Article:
This briefing paper outlines the legal position and potential remedies available where people find themselves living next door to tenants of private landlords or owner-occupiers who exhibit anti-social behaviour (ASB). The briefing focuses on the legal position in England.
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It can sometimes be difficult for people living next to anti-social private tenants or owner-occupiers to resolve the problem; for example, private landlords may prefer not tackle their anti-social tenants and it is not possible for neighbours to seek eviction orders against owner-occupiers. As a rule, private landlords are not responsible for the anti-social behaviour of their tenants.
Victims of ASB should report their circumstances to the local Community Safety Partnership and seek professional legal advice on any remedies that might be applicable in their individual circumstances. What amounts to an appropriate remedy will depend on the precise circumstances involved; the victims of ASB often need to keep detailed records of their experiences, particularly if legal action is envisaged.
Local authority and police powers
Local authorities and the police have extensive powers under the Anti-Social Behaviour, Crime and Policing Act 2014, together with other legislation, to tackle different types of ASB. These powers range from abatement orders to deal with noise nuisance, to injunctions excluding tenants/owner-occupiers from their homes in cases involving violence or a significant risk of harm. The Home Office published statutory guidance for local authorities on the powers introduced by the 2014 Act in July 2014 – this guidance was updated in August 2019.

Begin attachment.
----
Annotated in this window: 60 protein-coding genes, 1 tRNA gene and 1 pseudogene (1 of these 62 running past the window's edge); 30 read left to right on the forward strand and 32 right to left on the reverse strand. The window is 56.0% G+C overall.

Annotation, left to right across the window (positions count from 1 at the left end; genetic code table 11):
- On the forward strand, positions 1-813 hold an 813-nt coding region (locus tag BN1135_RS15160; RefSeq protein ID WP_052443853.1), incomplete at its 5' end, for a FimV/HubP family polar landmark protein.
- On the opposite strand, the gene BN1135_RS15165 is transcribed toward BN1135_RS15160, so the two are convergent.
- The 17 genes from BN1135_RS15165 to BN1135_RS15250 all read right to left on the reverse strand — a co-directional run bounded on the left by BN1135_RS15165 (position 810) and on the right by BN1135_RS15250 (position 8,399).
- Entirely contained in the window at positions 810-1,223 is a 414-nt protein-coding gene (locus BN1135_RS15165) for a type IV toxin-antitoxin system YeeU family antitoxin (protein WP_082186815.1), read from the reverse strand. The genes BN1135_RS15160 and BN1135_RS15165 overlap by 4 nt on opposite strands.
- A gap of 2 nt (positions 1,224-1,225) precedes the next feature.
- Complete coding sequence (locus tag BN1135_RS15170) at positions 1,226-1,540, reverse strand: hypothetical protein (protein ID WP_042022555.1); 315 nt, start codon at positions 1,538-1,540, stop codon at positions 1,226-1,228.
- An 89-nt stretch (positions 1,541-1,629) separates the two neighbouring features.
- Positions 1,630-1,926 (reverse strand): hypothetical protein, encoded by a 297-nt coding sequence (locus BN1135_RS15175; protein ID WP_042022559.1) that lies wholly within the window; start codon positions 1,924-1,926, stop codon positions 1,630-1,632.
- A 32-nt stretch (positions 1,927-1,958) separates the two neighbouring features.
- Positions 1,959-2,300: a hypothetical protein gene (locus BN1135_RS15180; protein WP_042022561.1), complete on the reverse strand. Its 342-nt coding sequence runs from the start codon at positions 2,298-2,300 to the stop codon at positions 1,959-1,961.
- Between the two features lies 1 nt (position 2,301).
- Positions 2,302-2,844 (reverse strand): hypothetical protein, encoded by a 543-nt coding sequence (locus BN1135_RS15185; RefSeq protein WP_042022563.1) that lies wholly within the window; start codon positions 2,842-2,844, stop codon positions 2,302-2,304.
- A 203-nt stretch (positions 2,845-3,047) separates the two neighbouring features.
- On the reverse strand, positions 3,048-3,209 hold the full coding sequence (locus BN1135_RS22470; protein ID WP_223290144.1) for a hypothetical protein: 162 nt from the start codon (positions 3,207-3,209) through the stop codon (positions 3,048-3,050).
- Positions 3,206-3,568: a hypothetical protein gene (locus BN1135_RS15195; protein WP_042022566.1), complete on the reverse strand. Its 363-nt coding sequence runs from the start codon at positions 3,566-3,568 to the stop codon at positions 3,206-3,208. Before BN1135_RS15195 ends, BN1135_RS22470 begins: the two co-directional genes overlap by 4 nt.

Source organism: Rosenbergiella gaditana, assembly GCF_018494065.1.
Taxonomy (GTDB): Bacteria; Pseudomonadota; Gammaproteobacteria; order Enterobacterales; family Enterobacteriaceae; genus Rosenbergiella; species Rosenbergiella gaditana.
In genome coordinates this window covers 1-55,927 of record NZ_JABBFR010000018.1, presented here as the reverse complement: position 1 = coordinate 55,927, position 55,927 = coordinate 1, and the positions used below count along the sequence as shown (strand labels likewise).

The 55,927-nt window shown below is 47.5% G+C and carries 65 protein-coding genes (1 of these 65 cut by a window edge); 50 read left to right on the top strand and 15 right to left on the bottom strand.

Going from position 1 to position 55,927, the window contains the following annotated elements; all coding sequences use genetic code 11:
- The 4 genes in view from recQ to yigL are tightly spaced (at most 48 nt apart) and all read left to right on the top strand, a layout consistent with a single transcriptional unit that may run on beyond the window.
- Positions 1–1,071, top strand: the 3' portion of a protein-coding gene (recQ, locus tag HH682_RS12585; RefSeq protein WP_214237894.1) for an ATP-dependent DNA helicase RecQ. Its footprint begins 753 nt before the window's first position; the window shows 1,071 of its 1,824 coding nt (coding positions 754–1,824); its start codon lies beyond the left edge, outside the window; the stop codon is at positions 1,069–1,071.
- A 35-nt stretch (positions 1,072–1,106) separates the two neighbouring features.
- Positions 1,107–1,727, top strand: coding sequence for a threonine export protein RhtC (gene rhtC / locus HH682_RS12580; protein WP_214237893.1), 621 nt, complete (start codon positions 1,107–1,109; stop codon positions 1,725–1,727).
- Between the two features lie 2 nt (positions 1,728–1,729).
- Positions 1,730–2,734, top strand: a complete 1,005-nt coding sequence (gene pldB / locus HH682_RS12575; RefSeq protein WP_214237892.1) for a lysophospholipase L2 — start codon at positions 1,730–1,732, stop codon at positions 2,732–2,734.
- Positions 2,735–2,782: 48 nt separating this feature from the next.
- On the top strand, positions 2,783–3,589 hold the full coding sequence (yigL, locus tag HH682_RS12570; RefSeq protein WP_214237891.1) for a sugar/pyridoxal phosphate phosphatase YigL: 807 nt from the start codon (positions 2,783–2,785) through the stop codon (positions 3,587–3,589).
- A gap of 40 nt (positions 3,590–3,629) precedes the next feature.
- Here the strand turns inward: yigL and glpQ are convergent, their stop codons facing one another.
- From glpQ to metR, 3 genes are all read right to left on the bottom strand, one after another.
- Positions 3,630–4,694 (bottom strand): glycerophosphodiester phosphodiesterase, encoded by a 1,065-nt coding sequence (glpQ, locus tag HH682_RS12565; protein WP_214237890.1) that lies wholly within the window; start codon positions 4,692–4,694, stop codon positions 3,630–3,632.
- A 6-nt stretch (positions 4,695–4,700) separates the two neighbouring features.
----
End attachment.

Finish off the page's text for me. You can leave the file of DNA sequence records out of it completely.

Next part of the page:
Private landlords can take action to evict anti-social tenants although eviction is generally regarded as a last resort.
The Ministry of Housing, Communities and Local Government (MHCLG) published Rogue landlord enforcement: guidance for local authorities in April 2109.
Although this paper covers England, the remedies available for tackling housing related ASB in private properties are largely the same in England and Wales. Welsh Ministers have the power to commence certain specified provisions of the 2014 Act in relation to Wales.